Uk intelligence officials forced chinese telecoms firm huawei to fully rewrite the code and security for a product used in the countrys broadband networks after poor quality and out of date systems caused a vulnerability of national significance last year, it was revealed on thursday.
Britains national cyber security centre, part of signals intelligence agency gchq, intervened after the uks telecoms companies were forced to take extraordinary action to resolve the vulnerability before it triggered a major incident such as a network outage or cyber attack. an attempt by huawei to fix the problem then introduced a separate major issue into its broadband product.
Details of the intervention were made public in the annual report by the uks huawei monitoring body, which seeks to mitigate the risk posed by the involvement of the chinese company in parts of the uks critical national telecoms infrastructure.
Its publication comes three months after the uk banned british telecoms operators from installing new equipment made by the chinese company from 2021 and announced the phasing out of huawei kit from its existing 5g mobile telephone networks over the next seven years.
That move, which followed new us sanctions blocking the chinese companys access to american chips, marked a major u-turn for the british government which had previously decided to grant huawei a limited role in future 5g networks.
The report by the banbury-based huawei cyber security evaluation centre is likely to heap yet more pressure on a company already facing intense political scrutiny from the us and its western allies.
Focusing on technical deficiencies in existing equipment used, the report issued an explicit warning on the potentially devastating impact on the security of the uks telecoms infrastructure unless they were fixed.
If an attacker has knowledge of these vulnerabilities and sufficient access to exploit them, they may be able to affect the operation of an uk network, in some cases causing it to cease operating correctly. other impacts could include being able to access user traffic or reconfiguration of the network elements, the oversight board said.
The board also warned that due to the us sanctions, issued in august, and the poor quality of huaweis software, managing the security risks of new equipment from the chinese company would be more difficult.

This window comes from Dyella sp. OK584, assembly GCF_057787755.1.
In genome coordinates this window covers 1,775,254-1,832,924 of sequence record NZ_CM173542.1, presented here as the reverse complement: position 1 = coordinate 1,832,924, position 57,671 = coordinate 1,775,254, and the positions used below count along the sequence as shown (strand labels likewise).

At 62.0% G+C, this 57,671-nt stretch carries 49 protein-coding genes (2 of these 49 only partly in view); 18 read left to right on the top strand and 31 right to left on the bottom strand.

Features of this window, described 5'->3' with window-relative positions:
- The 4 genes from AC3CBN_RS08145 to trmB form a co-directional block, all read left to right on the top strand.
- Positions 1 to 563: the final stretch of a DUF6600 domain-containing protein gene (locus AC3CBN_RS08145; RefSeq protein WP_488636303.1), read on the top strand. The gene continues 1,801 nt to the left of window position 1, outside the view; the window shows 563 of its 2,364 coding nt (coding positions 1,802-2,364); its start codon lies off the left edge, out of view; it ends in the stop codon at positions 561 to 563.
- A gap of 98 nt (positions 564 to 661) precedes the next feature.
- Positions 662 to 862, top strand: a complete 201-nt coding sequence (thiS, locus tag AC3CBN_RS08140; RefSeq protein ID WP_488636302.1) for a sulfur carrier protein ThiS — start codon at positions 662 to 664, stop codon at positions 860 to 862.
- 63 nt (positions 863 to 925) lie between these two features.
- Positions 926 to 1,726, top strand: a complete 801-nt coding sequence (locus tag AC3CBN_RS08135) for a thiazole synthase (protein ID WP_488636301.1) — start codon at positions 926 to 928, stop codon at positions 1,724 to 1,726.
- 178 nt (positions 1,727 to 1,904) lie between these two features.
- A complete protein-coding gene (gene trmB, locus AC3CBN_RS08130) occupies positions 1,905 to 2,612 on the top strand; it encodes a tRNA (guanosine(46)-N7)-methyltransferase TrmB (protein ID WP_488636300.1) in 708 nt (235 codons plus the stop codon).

The us administration has consistently warned downing street that allowing huawei into uk networks risks giving beijing a backdoor to spy on british communications.
The ncsc stressed that, to the best of its knowledge, the vulnerabilities it identified had not been exploited by hackers and were the result of poor engineering rather than any interference by the chinese state.
However, there is frustration within government that huawei has not done more to improve the quality of its products at a time when its technology is subject to international scrutiny. among the five eyes intelligence-sharing alliance of the uk, us, canada, australia and new zealand, all except canada have now formally blocked huawei from their 5g networks.
Huawei pledged last year to spend $2bn over a five-year period to appease concerns about the quality of its legacy code and its engineering practices. but limited progress has been made, according to the watchdog. it added it had not seen anything yet to give it confidence in huaweis capacity to successfully address underlying defects in its equipment.
A new hurdle for the uk revealed in thursdays report is that the huawei monitoring board itself is now subject to us sanctions as a result of the curbs imposed on the whole chinese company by washington earlier this year. uk officials are working with lawyers to work out how to remove the evaluation centre from the entity list in a way which is compatible with us law.
The company said: this rigorous review sets a precedent for cyber security collaboration between the public and private sectors, and has provided valuable insights for the telecoms sector. we believe this mechanism can benefit the entire industry and huawei calls for all vendors to be evaluated against an equally robust benchmark, to improve security standards for everyone.